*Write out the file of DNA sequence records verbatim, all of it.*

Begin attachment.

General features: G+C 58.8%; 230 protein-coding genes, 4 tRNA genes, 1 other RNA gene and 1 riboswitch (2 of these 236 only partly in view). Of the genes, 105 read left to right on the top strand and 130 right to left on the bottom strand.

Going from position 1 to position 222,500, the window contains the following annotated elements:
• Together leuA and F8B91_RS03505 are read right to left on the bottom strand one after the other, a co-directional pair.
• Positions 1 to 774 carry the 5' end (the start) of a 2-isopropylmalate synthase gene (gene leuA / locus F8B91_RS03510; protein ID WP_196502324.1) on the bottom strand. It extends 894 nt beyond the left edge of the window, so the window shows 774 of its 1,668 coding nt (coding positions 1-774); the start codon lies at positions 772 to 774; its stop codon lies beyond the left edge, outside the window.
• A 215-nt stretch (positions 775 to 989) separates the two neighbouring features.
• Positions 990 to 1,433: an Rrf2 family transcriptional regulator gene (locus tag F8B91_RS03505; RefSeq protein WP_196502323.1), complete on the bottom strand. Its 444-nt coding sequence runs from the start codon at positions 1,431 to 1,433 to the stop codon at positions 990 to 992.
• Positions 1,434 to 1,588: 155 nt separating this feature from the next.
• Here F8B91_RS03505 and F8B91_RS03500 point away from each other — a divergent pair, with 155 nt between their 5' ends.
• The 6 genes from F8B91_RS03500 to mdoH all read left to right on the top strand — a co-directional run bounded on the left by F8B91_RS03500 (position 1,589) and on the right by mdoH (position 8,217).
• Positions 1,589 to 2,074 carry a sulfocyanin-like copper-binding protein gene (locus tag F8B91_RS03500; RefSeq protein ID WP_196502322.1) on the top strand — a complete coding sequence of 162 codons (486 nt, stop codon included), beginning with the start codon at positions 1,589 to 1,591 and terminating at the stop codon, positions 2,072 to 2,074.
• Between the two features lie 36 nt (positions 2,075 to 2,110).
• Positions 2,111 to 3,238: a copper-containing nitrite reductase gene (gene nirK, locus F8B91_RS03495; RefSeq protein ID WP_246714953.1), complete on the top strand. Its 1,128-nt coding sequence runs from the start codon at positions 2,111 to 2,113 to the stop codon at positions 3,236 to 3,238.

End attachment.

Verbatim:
General features: G+C 58.8%; 230 protein-coding genes, 4 tRNA genes, 1 other RNA gene and 1 riboswitch (2 of these 236 only partly in view). Of the genes, 105 read left to right on the top strand and 130 right to left on the bottom strand.

Going from position 1 to position 222,500, the window contains the following annotated elements:
• Together leuA and F8B91_RS03505 are read right to left on the bottom strand one after the other, a co-directional pair.
• Positions 1 to 774 carry the 5' end (the start) of a 2-isopropylmalate synthase gene (gene leuA / locus F8B91_RS03510; protein ID WP_196502324.1) on the bottom strand. It extends 894 nt beyond the left edge of the window, so the window shows 774 of its 1,668 coding nt (coding positions 1-774); the start codon lies at positions 772 to 774; its stop codon lies beyond the left edge, outside the window.
• A 215-nt stretch (positions 775 to 989) separates the two neighbouring features.
• Positions 990 to 1,433: an Rrf2 family transcriptional regulator gene (locus tag F8B91_RS03505; RefSeq protein WP_196502323.1), complete on the bottom strand. Its 444-nt coding sequence runs from the start codon at positions 1,431 to 1,433 to the stop codon at positions 990 to 992.
• Positions 1,434 to 1,588: 155 nt separating this feature from the next.
• Here F8B91_RS03505 and F8B91_RS03500 point away from each other — a divergent pair, with 155 nt between their 5' ends.
• The 6 genes from F8B91_RS03500 to mdoH all read left to right on the top strand — a co-directional run bounded on the left by F8B91_RS03500 (position 1,589) and on the right by mdoH (position 8,217).
• Positions 1,589 to 2,074 carry a sulfocyanin-like copper-binding protein gene (locus tag F8B91_RS03500; RefSeq protein ID WP_196502322.1) on the top strand — a complete coding sequence of 162 codons (486 nt, stop codon included), beginning with the start codon at positions 1,589 to 1,591 and terminating at the stop codon, positions 2,072 to 2,074.
• Between the two features lie 36 nt (positions 2,075 to 2,110).
• Positions 2,111 to 3,238: a copper-containing nitrite reductase gene (gene nirK, locus F8B91_RS03495; RefSeq protein ID WP_246714953.1), complete on the top strand. Its 1,128-nt coding sequence runs from the start codon at positions 2,111 to 2,113 to the stop codon at positions 3,236 to 3,238.